John Ransom - Raymond James

Okay, that’s helpful. Secondly, thinking about that, do you have anything you might share with us about how that business is tracking this quarter, relative to your expectations?

Dave Rickard

You mean the acquired business?

John Ransom - Raymond James

No, the Albertsons Sav-on, as you look at the first quarter results from that business, do you see any impact from the sales profits? Is there any fatigue there that is going you are going to have to address that is greater than you thought? Or is the business tracking like you think?

Dave Rickard

I do not think we have seen any massive deviation from what we expected. Obviously we expected some slow-down in the business because of the sales process, and I think that has occurred.

John Ransom - Raymond James

Thirdly, as we think about Medicare Part D, just anecdotally, there are horror stories early on in the industry about people now knowing who their insurance companies were, people queuing up and long waits. As that gotten clearer better over the past couple of months, relative to January, February, is there any benefit we should think about? If so, where would that show up on the income statement?

I frankly was a little surprised you did not have a little more impact from that from an earnings standpoint in the first quarter.

Dave Rickard

Well, the dynamic there was people walking in not really knowing what they were asking for, and our pharmacists trying very, very hard to help them out. So it was not like we were making people angry. The situation was making people angry, but it was not directed at our pharmacists, who did a fabulous job, by the way, overall.

I think that we will see another little crunch here as people scurry in to beat the May 15 deadline. We may have a few more of those stories in some of the press. But if you go back to the last couple of months, it has actually been very smooth in the stores. So where do you see that? I expect that you would see that in increased sales volumes and the benefit that flows from that.

John Ransom - Raymond James

Is there any way you could tangibly see what has happened with pharmacist productivity? Was it impacted by the extra time they were having to spend with these customers?

Dave Rickard

We actually staffed up a bit for that. We have a specific plan that we executed, so we know quite well what it did to us. We are not discussing it publicly.

John Ransom - Raymond James

Okay. I think that is it. Thank you.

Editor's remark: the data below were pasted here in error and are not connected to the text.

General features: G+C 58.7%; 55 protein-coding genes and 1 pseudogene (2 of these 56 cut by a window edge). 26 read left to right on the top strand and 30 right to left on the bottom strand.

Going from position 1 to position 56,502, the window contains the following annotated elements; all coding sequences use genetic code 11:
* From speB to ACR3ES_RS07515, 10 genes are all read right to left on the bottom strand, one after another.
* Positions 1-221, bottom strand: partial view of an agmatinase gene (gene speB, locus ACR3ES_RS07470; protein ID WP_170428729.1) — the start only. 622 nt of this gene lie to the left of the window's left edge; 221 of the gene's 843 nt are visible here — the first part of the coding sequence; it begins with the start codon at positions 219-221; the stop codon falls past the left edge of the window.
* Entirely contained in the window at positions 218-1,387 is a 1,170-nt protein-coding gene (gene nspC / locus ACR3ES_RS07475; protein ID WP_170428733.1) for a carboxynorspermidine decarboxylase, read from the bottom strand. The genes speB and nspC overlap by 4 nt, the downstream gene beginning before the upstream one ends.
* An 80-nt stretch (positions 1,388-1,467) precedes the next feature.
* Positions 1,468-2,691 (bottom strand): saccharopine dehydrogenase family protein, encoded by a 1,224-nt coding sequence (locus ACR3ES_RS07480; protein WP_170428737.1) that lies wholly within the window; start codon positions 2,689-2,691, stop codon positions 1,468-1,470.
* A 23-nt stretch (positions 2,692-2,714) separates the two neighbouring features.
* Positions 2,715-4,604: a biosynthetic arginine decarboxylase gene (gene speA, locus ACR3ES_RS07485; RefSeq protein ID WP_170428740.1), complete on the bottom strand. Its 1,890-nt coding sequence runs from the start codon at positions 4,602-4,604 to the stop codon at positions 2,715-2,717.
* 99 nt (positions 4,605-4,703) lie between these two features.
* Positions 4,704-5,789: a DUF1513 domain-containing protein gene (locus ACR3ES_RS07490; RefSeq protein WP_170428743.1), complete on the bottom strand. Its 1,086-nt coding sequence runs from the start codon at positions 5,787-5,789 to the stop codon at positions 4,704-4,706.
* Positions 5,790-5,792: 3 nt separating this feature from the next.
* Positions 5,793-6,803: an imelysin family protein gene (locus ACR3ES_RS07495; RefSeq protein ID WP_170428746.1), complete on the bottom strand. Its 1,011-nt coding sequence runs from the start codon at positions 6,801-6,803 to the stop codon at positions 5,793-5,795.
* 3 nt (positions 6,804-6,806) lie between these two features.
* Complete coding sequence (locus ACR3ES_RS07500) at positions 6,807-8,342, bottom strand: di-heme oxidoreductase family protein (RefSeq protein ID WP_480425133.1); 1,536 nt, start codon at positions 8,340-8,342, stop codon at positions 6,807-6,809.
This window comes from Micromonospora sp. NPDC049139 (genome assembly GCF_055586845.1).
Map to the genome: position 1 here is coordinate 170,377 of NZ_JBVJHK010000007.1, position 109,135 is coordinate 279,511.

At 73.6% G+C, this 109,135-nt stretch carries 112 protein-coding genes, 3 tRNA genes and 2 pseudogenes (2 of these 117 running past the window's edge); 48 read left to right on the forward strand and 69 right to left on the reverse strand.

Your next question comes from Mark Wiltamuth of Morgan Stanley.

Mark Wiltamuth - Morgan Stanley

Good morning. I just wanted to see if you could talk a little bit about this new plan for the average manufacturing price disclosure. Are you going to have to report on a company basis or is there going to be a national clearing house for average manufacturing prices? Do you think this could lead to other conventional third-party payers revisiting their margin thoughts and maybe reimbursement rates?

Dave Rickard

Well, first of all, we do not have AMP data. That is manufacturer data that is shared with some PBM’s, as I understand it, as a basis of determining some rebates. The disclosure, I would expect, although again, this is still somewhat a cloudy subject, will come from the government. They will put some numbers out there, and then we will all get to look at them. I imagine we will have some healthy debate about whether they are properly defined and useful or not.

I think that this is going to be an active and confusing time here for a while. We do not have any obligation under the current program to publish anything of a company-specific nature. In other words, CVS specific data, and I wouldn’t expect we will.

I do not expect that this is going to lead to incremental rate pressure. We are always under rate pressure, but it seems to me this is a highly controversial and non-indicative set of numbers that are going to be out there, at least initially, so I really do not expect it is going to pressure the business unduly.

Mark Wiltamuth - Morgan Stanley

Thank you.


Your next question comes from Ed Kelly of Credit Suisse.

Ed Kelly of Credit Suisse

Good morning. The Oregon Teamster contract, was that a big-three contract that you won?

Dave Rickard

A big-three?

Ed Kelly of Credit Suisse

Yes, what it a contract of the big three?

Dave Rickard

No, I don’t think so.

Ed Kelly of Credit Suisse

Okay. You have obviously had some large customer wins on the PBM side. Is PharmaCare now in a position here to win a few major contracts a year going forward? If the answer to that is yes, where do you stand in terms of mail-order capacity, given that Daimler Chrysler was 60% mail. Would you have to open up a mail-order facility any time over the next few years?

Dave Rickard

I think the answer is yes. I think that PharmaCare has shown that it can deliver what is needed by major customers, and I think that the practice these days is to include PharmaCare in most of the large contract RFP processes, so PharmaCare has a fair shot. As they have shown here a handful of times, they can take advantage of that. So yes, I am expecting that they will land some of these contracts from time to time throughout all of the future that we are looking at.